I, Thou, and Church

I, Thou, and Church

4 min read

(Mary Washing Feet of Jesus – Source: Wikipedia)


Martin Buber (a Jewish philosopher in the early 20th century) wrote a book titled “I and Thou”. In it, he argues that there are two kinds of relationships: an “I it” relationship and an “I thou” relationship.

An “I it” relationship is essentially a transactional relationship. It collapses a person or being into a function that serves a purpose for you: like a cashier, waiter/waitress, or bank teller. The person takes on a utilitarian function and plays a role. This relationship isn’t necessarily bad when the function is good; we need these to form large, complex societies.

A problem is when these instrumentalist/transactional relationships are all that we have or when all our associations collapse into these “I it” relationships where we only relate to or see others as serving a functional purpose for us. This leads to alienation and disconnection.

Buber calls “I thou” relationships encounters where you meet another being in their totality free from the instrumentalist agenda. So rather than collapsing a human being into the function that they serve, “I thou” relationships continuously unfold the dynamic and infinite reality of the other. These sacred encounters are rooted in love, intersubjectivity, trust, validation, and forgiveness which create a space that Buber calls the “between”. And it is in this ”between” that God can be found.

I think the church with its hierarchy, callings, corporate structures, and roles it asks all to play can often collapse into merely providing “I it” relationships which, ultimately, cannot alone house God or feed our souls. As an example, the expectation of giving everyone a calling, function, or role which we are to always fulfill and magnify can provide belonging in an “I it” relationship but, ironically, that can simultaneously create isolation if we never behold or reveal each other beyond instrumentalist, “I it” roles. Additionally, our sustaining in church hierarchy can collapse into “I it” relationships where we see the role of leaders being ultimate authorities requiring obedience of others. An “I thou” sustaining of imperfect leaders invokes God as it supports and strives with them in their flawed humanity in “all patience and faith” (Doctrine & Covenants 21:5) – see 14 Keys to Sustaining Prophets for an exploration of this.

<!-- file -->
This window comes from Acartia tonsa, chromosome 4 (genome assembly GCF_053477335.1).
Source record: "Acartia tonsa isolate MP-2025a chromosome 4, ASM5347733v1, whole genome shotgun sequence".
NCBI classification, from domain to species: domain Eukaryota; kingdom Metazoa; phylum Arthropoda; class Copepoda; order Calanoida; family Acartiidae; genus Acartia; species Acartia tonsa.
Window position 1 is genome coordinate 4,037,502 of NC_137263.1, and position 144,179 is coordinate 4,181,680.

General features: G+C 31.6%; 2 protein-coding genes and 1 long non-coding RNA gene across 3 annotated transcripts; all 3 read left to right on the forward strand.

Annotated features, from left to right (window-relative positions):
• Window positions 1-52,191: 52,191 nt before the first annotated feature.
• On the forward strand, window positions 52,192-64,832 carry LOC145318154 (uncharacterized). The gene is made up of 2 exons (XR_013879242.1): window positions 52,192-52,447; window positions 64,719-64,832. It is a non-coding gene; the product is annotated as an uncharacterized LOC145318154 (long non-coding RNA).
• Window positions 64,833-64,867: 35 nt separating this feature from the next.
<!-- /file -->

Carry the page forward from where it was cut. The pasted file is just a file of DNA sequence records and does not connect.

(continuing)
But I see some of the changes being made – more flexible curricula, 1st Sunday councils, ministering programs, more collaborative leadership councils, etc. – as attempts to acknowledge that we need to do a better job providing these essential “I thou” encounters. Are we fully realizing the potential these inspired changes have? I’ve also observed that even though these changes open us up more to these sacred “I thou” encounters, sometimes we have a hard time relating in church in any way other than “I it” as that is the posture our spiritual muscle memory sometimes assumes. These habits can collapse Sunday lessons into call/response liturgies, 1st Sunday councils into lessons, ministering into Home/Visiting Teaching we ulterior motives, councils into order briefings, etc. Again, we need both kinds of relationships, but in moderation that nourishes both our institutional functions and our personal souls.

Jesus is an excellent example here. His healings and teachings are “I thou” encounters where many others saw those individuals as “I it” – their playing the role of sinners who must be punished for their sins. When Mary broke from the role society required of her as a sinner and washed Jesus’ feet, the Pharisees were upset with Jesus saying he should have, “known who and what manner of woman this is that toucheth him: for she is a sinner.” (Luke 7:39) The woman is an “it” to them playing the function of witnessing of sin. In Jesus’ parable, he teaches about forgiveness, then asks the question to Simon, “Seest thou this woman?” (Luke 7:44) That call for Simon to “see” the woman is a call for him to look past “I it” and behold her as “thou”. Jesus’ forgiveness is controversial not merely because of who Mary was; it was controversial because it asked others to let go of the “it” role they had heaped on her. Forgiveness brings us into the “I thou” spaces to worship God; judgment collapses our relationships and worship into “I it”.

The gospel gives us the tools to enter into these sacred “I thou” spaces and meet God; church provides the laboratory. But we have to dethrone the god of “I it” which, as it turns out, is ourselves and enthrone the other there.